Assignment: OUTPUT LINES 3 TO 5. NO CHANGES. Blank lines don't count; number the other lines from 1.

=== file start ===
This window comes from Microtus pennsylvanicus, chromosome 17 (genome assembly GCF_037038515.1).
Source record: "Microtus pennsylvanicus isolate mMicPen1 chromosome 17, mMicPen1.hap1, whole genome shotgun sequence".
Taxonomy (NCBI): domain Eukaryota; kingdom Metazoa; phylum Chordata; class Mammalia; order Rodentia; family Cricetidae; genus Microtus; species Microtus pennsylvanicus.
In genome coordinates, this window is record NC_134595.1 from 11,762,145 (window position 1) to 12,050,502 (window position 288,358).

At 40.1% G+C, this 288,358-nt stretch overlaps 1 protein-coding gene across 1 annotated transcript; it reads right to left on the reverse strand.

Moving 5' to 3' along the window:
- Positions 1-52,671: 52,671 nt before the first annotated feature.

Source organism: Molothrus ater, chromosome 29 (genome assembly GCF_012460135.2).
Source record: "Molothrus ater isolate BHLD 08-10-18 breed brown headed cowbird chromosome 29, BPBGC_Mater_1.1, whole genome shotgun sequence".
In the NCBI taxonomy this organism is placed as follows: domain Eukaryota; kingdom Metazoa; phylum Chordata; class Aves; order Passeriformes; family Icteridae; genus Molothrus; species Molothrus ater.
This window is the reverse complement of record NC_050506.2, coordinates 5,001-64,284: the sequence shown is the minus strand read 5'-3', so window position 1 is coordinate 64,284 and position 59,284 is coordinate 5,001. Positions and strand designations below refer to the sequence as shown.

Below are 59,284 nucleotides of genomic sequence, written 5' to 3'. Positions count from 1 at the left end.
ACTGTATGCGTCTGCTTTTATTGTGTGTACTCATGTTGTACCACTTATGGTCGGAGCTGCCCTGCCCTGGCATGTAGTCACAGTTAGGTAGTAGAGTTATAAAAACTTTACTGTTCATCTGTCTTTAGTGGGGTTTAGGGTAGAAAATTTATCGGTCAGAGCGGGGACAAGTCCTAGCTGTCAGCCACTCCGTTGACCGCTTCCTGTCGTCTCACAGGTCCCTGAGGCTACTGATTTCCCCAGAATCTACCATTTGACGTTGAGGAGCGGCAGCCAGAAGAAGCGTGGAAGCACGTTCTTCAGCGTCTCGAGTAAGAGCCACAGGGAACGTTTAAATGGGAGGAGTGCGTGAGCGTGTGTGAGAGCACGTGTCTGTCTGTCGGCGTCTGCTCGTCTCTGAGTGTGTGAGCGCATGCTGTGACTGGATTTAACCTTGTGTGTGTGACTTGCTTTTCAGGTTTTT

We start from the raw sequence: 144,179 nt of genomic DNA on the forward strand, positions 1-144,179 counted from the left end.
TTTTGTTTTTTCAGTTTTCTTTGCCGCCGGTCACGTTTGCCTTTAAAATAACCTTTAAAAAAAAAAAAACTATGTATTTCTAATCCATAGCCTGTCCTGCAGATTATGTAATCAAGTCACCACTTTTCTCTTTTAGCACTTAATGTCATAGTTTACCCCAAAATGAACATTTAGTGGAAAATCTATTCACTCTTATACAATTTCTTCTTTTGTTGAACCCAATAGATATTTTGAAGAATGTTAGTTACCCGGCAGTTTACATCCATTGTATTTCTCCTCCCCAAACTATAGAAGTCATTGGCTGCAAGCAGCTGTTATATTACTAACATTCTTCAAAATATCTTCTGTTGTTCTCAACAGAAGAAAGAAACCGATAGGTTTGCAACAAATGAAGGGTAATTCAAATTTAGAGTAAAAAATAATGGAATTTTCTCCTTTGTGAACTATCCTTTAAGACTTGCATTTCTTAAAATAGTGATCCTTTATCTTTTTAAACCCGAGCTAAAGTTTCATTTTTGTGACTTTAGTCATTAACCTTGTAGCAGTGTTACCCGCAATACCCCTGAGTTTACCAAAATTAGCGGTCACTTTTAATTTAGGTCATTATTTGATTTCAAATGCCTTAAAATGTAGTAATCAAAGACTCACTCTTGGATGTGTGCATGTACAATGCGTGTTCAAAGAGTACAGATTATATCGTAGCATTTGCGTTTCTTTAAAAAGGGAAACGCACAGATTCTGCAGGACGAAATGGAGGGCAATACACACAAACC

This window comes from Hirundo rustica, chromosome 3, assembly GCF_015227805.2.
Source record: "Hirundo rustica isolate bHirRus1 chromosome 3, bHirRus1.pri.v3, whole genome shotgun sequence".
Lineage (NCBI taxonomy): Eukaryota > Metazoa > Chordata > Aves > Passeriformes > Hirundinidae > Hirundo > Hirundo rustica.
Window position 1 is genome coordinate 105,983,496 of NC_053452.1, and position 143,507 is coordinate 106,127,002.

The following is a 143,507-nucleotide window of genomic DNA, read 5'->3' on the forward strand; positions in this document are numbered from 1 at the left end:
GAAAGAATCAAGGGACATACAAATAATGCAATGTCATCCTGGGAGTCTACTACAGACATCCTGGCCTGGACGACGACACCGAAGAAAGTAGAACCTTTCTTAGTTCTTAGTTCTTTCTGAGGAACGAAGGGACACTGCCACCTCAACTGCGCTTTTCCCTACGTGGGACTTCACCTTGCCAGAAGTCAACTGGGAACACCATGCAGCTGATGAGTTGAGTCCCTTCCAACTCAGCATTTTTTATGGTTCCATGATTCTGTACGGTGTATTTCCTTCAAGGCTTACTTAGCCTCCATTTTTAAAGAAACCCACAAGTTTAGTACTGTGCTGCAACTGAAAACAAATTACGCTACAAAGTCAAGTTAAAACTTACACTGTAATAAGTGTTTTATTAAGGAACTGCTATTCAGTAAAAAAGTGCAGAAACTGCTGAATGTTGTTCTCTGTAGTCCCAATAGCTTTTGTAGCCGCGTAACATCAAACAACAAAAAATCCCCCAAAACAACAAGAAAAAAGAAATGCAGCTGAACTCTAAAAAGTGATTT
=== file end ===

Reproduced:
Taxonomy (NCBI): domain Eukaryota; kingdom Metazoa; phylum Chordata; class Mammalia; order Rodentia; family Cricetidae; genus Microtus; species Microtus pennsylvanicus.
In genome coordinates, this window is record NC_134595.1 from 11,762,145 (window position 1) to 12,050,502 (window position 288,358).

At 40.1% G+C, this 288,358-nt stretch overlaps 1 protein-coding gene across 1 annotated transcript; it reads right to left on the reverse strand.